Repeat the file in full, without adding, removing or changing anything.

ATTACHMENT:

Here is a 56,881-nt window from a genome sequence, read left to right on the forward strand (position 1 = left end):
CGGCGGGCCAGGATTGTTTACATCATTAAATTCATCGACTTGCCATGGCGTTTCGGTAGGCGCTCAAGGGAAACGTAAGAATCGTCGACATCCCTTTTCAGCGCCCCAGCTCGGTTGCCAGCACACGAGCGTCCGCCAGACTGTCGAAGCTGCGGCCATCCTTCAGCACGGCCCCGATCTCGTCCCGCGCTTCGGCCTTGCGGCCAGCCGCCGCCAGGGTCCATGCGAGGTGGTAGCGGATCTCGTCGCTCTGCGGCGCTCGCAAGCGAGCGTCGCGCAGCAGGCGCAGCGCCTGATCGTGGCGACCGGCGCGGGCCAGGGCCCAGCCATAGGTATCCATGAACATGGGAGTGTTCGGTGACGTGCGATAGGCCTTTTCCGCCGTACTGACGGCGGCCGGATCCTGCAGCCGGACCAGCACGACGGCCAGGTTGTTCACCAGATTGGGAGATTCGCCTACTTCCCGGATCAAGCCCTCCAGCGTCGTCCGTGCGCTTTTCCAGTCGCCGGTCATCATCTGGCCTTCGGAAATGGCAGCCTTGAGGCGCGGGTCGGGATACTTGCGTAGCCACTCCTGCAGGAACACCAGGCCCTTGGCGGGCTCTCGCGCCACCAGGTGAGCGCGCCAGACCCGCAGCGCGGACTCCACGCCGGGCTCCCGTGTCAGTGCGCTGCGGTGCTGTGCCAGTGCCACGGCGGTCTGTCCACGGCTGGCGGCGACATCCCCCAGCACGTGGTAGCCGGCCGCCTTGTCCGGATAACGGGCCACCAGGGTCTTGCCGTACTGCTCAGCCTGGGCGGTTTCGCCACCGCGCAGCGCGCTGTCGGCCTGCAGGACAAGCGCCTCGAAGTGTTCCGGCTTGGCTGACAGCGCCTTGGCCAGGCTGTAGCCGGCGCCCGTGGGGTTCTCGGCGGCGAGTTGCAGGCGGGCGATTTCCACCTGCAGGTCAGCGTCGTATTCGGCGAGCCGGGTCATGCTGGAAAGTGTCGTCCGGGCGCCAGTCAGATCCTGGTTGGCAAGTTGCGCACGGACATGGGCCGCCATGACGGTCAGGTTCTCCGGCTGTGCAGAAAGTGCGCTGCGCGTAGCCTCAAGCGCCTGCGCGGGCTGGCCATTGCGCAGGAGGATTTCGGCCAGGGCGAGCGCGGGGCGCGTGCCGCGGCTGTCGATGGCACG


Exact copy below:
Here is a 56,881-nt window from a genome sequence, read left to right on the forward strand (position 1 = left end):
CGGCGGGCCAGGATTGTTTACATCATTAAATTCATCGACTTGCCATGGCGTTTCGGTAGGCGCTCAAGGGAAACGTAAGAATCGTCGACATCCCTTTTCAGCGCCCCAGCTCGGTTGCCAGCACACGAGCGTCCGCCAGACTGTCGAAGCTGCGGCCATCCTTCAGCACGGCCCCGATCTCGTCCCGCGCTTCGGCCTTGCGGCCAGCCGCCGCCAGGGTCCATGCGAGGTGGTAGCGGATCTCGTCGCTCTGCGGCGCTCGCAAGCGAGCGTCGCGCAGCAGGCGCAGCGCCTGATCGTGGCGACCGGCGCGGGCCAGGGCCCAGCCATAGGTATCCATGAACATGGGAGTGTTCGGTGACGTGCGATAGGCCTTTTCCGCCGTACTGACGGCGGCCGGATCCTGCAGCCGGACCAGCACGACGGCCAGGTTGTTCACCAGATTGGGAGATTCGCCTACTTCCCGGATCAAGCCCTCCAGCGTCGTCCGTGCGCTTTTCCAGTCGCCGGTCATCATCTGGCCTTCGGAAATGGCAGCCTTGAGGCGCGGGTCGGGATACTTGCGTAGCCACTCCTGCAGGAACACCAGGCCCTTGGCGGGCTCTCGCGCCACCAGGTGAGCGCGCCAGACCCGCAGCGCGGACTCCACGCCGGGCTCCCGTGTCAGTGCGCTGCGGTGCTGTGCCAGTGCCACGGCGGTCTGTCCACGGCTGGCGGCGACATCCCCCAGCACGTGGTAGCCGGCCGCCTTGTCCGGATAACGGGCCACCAGGGTCTTGCCGTACTGCTCAGCCTGGGCGGTTTCGCCACCGCGCAGCGCGCTGTCGGCCTGCAGGACAAGCGCCTCGAAGTGTTCCGGCTTGGCTGACAGCGCCTTGGCCAGGCTGTAGCCGGCGCCCGTGGGGTTCTCGGCGGCGAGTTGCAGGCGGGCGATTTCCACCTGCAGGTCAGCGTCGTATTCGGCGAGCCGGGTCATGCTGGAAAGTGTCGTCCGGGCGCCAGTCAGATCCTGGTTGGCAAGTTGCGCACGGACATGGGCCGCCATGACGGTCAGGTTCTCCGGCTGTGCAGAAAGTGCGCTGCGCGTAGCCTCAAGCGCCTGCGCGGGCTGGCCATTGCGCAGGAGGATTTCGGCCAGGGCGAGCGCGGGGCGCGTGCCGCGGCTGTCGATGGCACG